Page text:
6. Hemp Milk. Hemp milk is made from the seeds of the hemp plant, Cannabis sativa. This is the same species used to make the drug cannabis, also known as marijuana. 

Hemp milk has a slightly sweet, nutty taste and a thin, watery texture. It works best as a substitute for lighter milk such as skim milk. It is a good option for vegans and vegetarians since one glass provides 2–3 grams of high quality, complete protein, with all the essential amino acids. 

What’s more, hemp milk is a source of two essential fatty acids: the omega-3 fatty acid alpha-linolenic acid and the omega-6 fatty acid linoleic acid. Your body cannot make omega-3s and omega-6s, so you must obtain them from foods.

Lastly, unsweetened hemp milk is very low in carbohydrates, making it a great option for those who want to reduce their carb intake. If this is a priority for you, avoid sweetened varieties because they can contain up to 20 grams of carbs per cup (240 ml).

7. Goat’s Milk. This one obviously isn’t non-dairy, but we had to include it, as it’s also become a popular alternative to cow’s milk. Goat’s milk is lower in casein and lactose than cow’s milk, and only contains A2 casein, not A1 (A1 is the protein that is linked to inflammation and allergies). This means that many people who cannot have cow’s milk will do fine with goat’s milk. Goat’s milk is also higher in MCT fats than cow’s milk, and it is easier to absorb nutrients from goat’s milk than cow’s milk.

8. Macadamia Milk. Macadamia milk is made mostly of water and about 3% macadamia nuts. It’s fairly new to the market, and most brands are made in Australia using Australian macadamias.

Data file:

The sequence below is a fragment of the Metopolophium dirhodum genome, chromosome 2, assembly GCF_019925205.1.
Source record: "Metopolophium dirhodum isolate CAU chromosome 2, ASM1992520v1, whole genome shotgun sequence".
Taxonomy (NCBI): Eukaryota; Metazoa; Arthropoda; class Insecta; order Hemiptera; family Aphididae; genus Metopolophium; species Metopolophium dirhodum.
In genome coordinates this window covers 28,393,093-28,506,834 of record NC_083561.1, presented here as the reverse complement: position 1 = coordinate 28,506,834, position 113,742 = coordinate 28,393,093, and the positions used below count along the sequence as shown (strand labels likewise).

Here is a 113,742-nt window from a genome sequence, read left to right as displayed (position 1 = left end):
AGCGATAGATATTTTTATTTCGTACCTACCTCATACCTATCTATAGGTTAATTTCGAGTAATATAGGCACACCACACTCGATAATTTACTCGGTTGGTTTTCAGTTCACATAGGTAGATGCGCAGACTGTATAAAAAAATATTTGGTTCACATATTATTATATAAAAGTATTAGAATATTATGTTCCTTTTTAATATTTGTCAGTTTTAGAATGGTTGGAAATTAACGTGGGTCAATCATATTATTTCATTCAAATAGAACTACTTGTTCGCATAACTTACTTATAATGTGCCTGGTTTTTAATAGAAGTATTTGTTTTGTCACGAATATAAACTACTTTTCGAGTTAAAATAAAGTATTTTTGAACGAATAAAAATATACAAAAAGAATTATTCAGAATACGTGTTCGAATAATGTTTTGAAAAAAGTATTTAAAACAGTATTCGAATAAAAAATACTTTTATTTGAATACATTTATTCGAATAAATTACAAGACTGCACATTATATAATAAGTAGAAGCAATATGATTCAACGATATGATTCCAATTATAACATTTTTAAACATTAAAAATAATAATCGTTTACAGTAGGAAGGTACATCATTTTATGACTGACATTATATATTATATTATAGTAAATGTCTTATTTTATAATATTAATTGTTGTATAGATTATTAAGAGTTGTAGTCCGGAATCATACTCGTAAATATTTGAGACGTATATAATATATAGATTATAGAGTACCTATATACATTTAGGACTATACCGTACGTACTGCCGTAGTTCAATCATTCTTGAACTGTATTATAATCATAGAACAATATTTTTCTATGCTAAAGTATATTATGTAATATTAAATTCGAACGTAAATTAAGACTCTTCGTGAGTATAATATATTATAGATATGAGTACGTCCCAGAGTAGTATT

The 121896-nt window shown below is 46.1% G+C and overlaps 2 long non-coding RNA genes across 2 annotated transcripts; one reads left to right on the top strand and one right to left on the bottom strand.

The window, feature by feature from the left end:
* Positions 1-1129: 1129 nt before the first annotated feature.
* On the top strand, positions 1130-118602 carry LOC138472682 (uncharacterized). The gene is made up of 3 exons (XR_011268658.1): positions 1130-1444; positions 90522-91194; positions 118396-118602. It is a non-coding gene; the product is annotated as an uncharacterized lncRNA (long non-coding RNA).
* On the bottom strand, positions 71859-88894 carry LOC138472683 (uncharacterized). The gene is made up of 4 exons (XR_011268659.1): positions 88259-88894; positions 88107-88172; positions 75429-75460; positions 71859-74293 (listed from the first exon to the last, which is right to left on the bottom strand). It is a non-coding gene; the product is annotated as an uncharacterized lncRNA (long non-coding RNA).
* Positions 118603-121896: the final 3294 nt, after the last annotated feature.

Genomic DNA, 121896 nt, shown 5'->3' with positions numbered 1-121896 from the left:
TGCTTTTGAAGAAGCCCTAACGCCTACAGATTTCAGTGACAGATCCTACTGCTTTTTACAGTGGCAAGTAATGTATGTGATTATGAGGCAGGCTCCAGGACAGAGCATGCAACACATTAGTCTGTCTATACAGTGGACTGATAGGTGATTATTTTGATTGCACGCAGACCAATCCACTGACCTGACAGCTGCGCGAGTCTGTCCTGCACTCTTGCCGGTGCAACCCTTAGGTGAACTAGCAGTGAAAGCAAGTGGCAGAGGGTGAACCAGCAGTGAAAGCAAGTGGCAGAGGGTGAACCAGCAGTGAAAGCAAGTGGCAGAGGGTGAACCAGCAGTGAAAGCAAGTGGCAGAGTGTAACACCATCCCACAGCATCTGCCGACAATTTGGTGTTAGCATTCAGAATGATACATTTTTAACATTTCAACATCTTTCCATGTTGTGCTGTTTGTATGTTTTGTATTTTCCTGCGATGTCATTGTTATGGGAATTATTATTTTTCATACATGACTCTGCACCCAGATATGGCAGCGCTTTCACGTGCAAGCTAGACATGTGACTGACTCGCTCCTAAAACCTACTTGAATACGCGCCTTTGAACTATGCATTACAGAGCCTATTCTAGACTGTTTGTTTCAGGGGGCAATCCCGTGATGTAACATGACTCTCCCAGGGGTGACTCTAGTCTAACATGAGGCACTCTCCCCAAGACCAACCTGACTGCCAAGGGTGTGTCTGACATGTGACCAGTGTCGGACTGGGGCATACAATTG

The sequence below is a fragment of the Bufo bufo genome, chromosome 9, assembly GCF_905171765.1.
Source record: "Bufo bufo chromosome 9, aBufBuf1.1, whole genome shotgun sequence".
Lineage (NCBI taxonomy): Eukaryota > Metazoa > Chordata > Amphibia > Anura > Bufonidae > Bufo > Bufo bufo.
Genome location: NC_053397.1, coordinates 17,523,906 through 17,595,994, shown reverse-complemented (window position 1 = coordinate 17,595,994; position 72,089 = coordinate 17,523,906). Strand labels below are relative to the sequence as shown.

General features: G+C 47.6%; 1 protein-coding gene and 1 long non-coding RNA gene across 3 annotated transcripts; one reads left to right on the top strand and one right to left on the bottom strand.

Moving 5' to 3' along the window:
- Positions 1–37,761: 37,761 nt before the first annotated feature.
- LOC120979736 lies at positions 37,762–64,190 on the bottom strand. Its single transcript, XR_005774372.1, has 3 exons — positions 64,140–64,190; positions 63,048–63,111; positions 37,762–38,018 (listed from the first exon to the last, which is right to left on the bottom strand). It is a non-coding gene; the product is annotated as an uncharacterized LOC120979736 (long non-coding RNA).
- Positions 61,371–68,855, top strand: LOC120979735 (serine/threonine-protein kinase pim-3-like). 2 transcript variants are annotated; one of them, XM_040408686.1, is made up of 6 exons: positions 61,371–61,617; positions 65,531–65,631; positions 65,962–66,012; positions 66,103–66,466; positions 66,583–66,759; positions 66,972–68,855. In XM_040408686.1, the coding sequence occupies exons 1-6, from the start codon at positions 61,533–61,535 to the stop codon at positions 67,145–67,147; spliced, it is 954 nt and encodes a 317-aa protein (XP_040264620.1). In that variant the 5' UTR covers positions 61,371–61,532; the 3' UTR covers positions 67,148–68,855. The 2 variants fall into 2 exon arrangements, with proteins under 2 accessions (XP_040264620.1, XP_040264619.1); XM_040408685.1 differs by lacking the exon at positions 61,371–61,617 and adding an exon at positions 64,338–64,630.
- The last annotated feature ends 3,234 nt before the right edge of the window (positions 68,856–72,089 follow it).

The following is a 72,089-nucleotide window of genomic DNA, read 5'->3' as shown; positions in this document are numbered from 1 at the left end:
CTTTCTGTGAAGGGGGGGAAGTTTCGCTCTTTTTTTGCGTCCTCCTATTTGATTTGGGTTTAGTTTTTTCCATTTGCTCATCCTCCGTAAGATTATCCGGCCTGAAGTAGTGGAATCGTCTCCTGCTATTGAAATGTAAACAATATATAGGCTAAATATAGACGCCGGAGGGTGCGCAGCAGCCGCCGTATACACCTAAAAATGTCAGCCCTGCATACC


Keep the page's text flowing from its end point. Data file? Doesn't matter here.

The low carbohydrate content also makes it a suitable option for people with diabetes or those looking to reduce their carb intake. Also, macadamia milk is a great source of healthy monounsaturated fats, with 3.8 grams per cup (240 ml). Increasing your intake of monounsaturated fats may help reduce blood cholesterol levels, blood pressure and the risk of heart disease, especially if it replaces some saturated fat or carbohydrates in your diet.

9. Quinoa Milk. Quinoa milk is made from water and quinoa, an edible seed that is commonly prepared and consumed as a grain. The whole quinoa grain is very nutritious, gluten-free and rich in high-quality protein. While quinoa has become a very popular “superfood” over recent years, quinoa milk is fairly new to the market. For this reason, it is slightly more expensive than other non-dairy milk and can be a little harder to find on supermarket shelves.

It has a fairly well-balanced nutrition profile compared to other non-dairy kinds of milk. It is comparatively low in fat with moderate amounts of protein, calories, and carbs. Quinoa milk is a good plant-based source of complete protein for vegetarians and vegans. If it is available at your local supermarket, then it could be worth trying.

different vegan glasses of milk on a table: hazelnut, rice, soy and almond milk substitute for dairy milk

There are a few things to consider when choosing a cow’s milk alternative, including nutrient content, added sugars, cost, and additives. Reading food labels will help you understand what’s in the milk you are buying.

There is no one milk that’s ideal for everyone. The taste, nutrition, and cost of these alternatives can vary considerably so it might take a while to find the one that’s best for you.

Which milk alternative do you prefer?

I’m an almond milk gal myself, but rice dream milk is great too.